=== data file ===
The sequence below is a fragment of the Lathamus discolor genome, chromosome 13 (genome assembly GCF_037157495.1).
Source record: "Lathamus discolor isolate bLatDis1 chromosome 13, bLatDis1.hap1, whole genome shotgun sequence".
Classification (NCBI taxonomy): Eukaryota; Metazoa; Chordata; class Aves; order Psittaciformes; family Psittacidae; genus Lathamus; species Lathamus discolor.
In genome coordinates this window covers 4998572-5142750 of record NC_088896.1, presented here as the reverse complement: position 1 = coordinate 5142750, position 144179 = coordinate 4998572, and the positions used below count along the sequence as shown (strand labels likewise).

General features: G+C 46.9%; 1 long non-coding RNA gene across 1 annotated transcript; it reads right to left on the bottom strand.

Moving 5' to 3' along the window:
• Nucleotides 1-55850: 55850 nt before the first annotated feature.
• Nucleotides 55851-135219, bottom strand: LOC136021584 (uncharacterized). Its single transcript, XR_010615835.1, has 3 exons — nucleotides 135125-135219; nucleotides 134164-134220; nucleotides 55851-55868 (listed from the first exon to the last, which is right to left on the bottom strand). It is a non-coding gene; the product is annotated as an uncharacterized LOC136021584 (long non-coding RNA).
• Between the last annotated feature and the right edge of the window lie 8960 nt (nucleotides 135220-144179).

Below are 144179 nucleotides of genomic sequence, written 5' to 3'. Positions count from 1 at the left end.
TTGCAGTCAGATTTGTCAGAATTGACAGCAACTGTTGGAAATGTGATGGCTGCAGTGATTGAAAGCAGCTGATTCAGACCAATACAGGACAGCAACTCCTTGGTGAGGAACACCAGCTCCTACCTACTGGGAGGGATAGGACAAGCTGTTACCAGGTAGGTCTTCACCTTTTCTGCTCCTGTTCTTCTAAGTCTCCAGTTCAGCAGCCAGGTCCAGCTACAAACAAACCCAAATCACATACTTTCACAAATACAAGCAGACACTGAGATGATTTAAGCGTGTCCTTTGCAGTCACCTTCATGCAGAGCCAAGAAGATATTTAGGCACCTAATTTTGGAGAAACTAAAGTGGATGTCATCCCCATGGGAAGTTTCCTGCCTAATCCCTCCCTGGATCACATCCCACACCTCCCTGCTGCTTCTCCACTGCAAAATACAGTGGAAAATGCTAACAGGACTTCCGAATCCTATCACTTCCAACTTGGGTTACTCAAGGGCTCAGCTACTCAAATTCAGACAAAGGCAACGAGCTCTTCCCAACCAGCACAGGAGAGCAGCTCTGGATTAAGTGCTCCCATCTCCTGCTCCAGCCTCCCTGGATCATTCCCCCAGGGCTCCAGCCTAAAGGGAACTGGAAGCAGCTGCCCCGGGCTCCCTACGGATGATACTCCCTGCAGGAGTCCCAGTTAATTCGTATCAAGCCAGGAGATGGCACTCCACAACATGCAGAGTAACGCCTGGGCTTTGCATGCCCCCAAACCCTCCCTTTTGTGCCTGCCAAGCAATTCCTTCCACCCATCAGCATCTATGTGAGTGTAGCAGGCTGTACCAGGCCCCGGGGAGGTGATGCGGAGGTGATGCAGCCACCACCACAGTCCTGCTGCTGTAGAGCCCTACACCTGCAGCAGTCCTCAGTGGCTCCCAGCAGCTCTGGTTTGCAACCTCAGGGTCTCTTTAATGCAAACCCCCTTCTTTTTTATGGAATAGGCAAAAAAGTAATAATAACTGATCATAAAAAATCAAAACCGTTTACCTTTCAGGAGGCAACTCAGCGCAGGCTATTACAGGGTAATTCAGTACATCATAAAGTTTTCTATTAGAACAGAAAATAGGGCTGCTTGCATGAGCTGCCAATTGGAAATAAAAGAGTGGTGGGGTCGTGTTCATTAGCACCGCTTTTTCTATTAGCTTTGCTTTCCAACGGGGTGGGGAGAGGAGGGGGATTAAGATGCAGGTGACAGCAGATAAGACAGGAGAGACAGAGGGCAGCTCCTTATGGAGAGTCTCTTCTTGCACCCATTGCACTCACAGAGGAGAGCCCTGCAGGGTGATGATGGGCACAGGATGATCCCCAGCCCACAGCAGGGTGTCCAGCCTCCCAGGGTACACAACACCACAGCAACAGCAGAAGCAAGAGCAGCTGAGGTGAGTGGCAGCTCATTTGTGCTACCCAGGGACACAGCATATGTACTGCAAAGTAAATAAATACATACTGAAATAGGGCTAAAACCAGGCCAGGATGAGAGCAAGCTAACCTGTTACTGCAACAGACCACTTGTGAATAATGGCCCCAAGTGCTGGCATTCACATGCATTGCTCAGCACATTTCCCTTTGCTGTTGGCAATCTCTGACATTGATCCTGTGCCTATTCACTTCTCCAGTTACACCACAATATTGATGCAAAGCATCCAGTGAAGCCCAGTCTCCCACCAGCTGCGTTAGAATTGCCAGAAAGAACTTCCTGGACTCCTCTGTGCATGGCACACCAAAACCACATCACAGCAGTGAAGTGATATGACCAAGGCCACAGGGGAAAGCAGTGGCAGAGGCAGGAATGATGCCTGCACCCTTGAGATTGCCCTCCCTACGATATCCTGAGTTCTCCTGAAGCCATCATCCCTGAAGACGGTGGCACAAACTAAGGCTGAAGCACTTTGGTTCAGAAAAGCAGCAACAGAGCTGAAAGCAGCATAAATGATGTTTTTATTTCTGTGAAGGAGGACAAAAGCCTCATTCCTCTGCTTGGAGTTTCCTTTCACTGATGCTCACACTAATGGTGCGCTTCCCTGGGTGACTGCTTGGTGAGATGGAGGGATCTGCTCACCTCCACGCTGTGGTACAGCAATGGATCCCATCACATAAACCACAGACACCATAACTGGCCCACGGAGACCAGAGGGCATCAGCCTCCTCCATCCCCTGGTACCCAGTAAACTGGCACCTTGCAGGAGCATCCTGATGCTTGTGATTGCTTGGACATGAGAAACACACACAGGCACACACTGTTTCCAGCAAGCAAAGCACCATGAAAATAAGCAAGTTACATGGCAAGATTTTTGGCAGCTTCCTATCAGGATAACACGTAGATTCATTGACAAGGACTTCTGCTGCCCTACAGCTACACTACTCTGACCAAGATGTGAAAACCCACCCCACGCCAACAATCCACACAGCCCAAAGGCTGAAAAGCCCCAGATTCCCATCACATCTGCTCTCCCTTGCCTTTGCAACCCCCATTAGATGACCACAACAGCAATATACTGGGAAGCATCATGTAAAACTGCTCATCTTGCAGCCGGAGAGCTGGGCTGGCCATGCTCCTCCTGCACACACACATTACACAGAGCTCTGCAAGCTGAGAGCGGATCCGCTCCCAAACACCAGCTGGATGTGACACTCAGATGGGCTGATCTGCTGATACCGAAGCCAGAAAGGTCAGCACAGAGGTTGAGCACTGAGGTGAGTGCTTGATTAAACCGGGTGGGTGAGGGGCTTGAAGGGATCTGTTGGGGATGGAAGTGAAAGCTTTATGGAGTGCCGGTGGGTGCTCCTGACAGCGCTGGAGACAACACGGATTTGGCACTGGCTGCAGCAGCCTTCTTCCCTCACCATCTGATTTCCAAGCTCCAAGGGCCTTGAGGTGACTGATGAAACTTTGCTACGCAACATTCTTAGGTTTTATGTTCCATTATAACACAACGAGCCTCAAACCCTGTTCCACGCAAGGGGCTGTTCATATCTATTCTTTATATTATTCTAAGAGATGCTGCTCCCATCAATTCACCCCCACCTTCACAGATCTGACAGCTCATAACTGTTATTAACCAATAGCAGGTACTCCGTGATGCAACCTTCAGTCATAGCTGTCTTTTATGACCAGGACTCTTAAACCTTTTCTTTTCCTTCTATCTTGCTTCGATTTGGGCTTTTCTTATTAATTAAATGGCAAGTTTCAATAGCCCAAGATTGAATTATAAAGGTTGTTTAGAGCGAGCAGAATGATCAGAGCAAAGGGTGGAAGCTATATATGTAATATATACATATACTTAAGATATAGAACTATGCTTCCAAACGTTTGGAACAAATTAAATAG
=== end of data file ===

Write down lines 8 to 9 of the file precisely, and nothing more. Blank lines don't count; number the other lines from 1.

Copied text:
• Nucleotides 55851-135219, bottom strand: LOC136021584 (uncharacterized). Its single transcript, XR_010615835.1, has 3 exons — nucleotides 135125-135219; nucleotides 134164-134220; nucleotides 55851-55868 (listed from the first exon to the last, which is right to left on the bottom strand). It is a non-coding gene; the product is annotated as an uncharacterized LOC136021584 (long non-coding RNA).
• Between the last annotated feature and the right edge of the window lie 8960 nt (nucleotides 135220-144179).